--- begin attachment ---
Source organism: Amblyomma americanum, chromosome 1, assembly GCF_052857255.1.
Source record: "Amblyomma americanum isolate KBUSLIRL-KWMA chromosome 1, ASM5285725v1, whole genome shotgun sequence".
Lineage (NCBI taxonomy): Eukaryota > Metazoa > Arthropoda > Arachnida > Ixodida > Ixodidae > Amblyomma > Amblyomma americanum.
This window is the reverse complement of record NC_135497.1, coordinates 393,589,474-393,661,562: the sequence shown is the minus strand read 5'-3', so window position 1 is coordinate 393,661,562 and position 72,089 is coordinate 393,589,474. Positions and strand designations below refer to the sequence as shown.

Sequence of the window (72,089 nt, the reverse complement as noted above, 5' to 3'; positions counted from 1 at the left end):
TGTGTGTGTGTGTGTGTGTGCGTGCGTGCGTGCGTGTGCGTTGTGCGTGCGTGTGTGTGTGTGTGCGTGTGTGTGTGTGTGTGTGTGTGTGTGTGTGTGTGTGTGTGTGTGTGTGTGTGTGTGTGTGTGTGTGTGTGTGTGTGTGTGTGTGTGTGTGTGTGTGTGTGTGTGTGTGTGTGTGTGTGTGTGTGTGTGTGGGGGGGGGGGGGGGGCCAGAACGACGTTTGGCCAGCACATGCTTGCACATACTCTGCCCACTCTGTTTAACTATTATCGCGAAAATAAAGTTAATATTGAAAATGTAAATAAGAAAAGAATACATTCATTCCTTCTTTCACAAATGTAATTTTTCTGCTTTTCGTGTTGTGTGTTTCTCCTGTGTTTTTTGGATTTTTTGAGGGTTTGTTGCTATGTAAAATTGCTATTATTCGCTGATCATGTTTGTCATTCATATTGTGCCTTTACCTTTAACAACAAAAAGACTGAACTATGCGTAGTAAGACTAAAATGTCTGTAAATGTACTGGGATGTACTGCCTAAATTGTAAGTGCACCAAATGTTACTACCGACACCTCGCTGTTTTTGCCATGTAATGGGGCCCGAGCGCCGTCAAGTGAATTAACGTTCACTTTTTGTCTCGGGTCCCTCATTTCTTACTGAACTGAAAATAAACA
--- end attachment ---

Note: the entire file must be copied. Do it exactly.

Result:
Source organism: Amblyomma americanum, chromosome 1, assembly GCF_052857255.1.
Source record: "Amblyomma americanum isolate KBUSLIRL-KWMA chromosome 1, ASM5285725v1, whole genome shotgun sequence".
Lineage (NCBI taxonomy): Eukaryota > Metazoa > Arthropoda > Arachnida > Ixodida > Ixodidae > Amblyomma > Amblyomma americanum.
This window is the reverse complement of record NC_135497.1, coordinates 393,589,474-393,661,562: the sequence shown is the minus strand read 5'-3', so window position 1 is coordinate 393,661,562 and position 72,089 is coordinate 393,589,474. Positions and strand designations below refer to the sequence as shown.

Sequence of the window (72,089 nt, the reverse complement as noted above, 5' to 3'; positions counted from 1 at the left end):
TGTGTGTGTGTGTGTGTGTGCGTGCGTGCGTGCGTGTGCGTTGTGCGTGCGTGTGTGTGTGTGTGCGTGTGTGTGTGTGTGTGTGTGTGTGTGTGTGTGTGTGTGTGTGTGTGTGTGTGTGTGTGTGTGTGTGTGTGTGTGTGTGTGTGTGTGTGTGTGTGTGTGTGTGTGTGTGTGTGTGTGTGTGTGTGTGTGTGGGGGGGGGGGGGGGGCCAGAACGACGTTTGGCCAGCACATGCTTGCACATACTCTGCCCACTCTGTTTAACTATTATCGCGAAAATAAAGTTAATATTGAAAATGTAAATAAGAAAAGAATACATTCATTCCTTCTTTCACAAATGTAATTTTTCTGCTTTTCGTGTTGTGTGTTTCTCCTGTGTTTTTTGGATTTTTTGAGGGTTTGTTGCTATGTAAAATTGCTATTATTCGCTGATCATGTTTGTCATTCATATTGTGCCTTTACCTTTAACAACAAAAAGACTGAACTATGCGTAGTAAGACTAAAATGTCTGTAAATGTACTGGGATGTACTGCCTAAATTGTAAGTGCACCAAATGTTACTACCGACACCTCGCTGTTTTTGCCATGTAATGGGGCCCGAGCGCCGTCAAGTGAATTAACGTTCACTTTTTGTCTCGGGTCCCTCATTTCTTACTGAACTGAAAATAAACA